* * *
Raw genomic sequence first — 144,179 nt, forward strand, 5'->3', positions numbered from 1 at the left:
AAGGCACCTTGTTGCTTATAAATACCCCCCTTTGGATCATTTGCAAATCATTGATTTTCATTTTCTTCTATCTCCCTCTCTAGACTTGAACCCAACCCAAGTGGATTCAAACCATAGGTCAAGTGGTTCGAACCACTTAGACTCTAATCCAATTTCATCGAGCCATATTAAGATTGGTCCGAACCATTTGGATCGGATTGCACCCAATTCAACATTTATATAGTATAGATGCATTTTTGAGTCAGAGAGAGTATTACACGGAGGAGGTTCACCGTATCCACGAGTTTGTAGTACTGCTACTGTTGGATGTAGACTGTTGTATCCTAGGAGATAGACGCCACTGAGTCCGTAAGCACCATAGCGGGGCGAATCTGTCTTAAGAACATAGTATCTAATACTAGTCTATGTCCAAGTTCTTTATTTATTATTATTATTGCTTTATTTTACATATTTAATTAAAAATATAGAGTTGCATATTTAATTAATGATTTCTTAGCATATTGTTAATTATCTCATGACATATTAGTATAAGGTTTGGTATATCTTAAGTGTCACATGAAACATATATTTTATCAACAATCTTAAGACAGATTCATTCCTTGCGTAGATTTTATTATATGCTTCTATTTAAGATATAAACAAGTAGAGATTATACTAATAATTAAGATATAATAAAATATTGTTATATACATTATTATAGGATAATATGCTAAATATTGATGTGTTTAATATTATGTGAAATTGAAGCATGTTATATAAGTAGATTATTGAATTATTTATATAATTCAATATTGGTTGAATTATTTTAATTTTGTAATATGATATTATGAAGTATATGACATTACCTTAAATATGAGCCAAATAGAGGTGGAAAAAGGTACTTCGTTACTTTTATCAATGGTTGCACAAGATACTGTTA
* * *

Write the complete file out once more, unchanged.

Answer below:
Raw genomic sequence first — 144,179 nt, forward strand, 5'->3', positions numbered from 1 at the left:
AAGGCACCTTGTTGCTTATAAATACCCCCCTTTGGATCATTTGCAAATCATTGATTTTCATTTTCTTCTATCTCCCTCTCTAGACTTGAACCCAACCCAAGTGGATTCAAACCATAGGTCAAGTGGTTCGAACCACTTAGACTCTAATCCAATTTCATCGAGCCATATTAAGATTGGTCCGAACCATTTGGATCGGATTGCACCCAATTCAACATTTATATAGTATAGATGCATTTTTGAGTCAGAGAGAGTATTACACGGAGGAGGTTCACCGTATCCACGAGTTTGTAGTACTGCTACTGTTGGATGTAGACTGTTGTATCCTAGGAGATAGACGCCACTGAGTCCGTAAGCACCATAGCGGGGCGAATCTGTCTTAAGAACATAGTATCTAATACTAGTCTATGTCCAAGTTCTTTATTTATTATTATTATTGCTTTATTTTACATATTTAATTAAAAATATAGAGTTGCATATTTAATTAATGATTTCTTAGCATATTGTTAATTATCTCATGACATATTAGTATAAGGTTTGGTATATCTTAAGTGTCACATGAAACATATATTTTATCAACAATCTTAAGACAGATTCATTCCTTGCGTAGATTTTATTATATGCTTCTATTTAAGATATAAACAAGTAGAGATTATACTAATAATTAAGATATAATAAAATATTGTTATATACATTATTATAGGATAATATGCTAAATATTGATGTGTTTAATATTATGTGAAATTGAAGCATGTTATATAAGTAGATTATTGAATTATTTATATAATTCAATATTGGTTGAATTATTTTAATTTTGTAATATGATATTATGAAGTATATGACATTACCTTAAATATGAGCCAAATAGAGGTGGAAAAAGGTACTTCGTTACTTTTATCAATGGTTGCACAAGATACTGTTA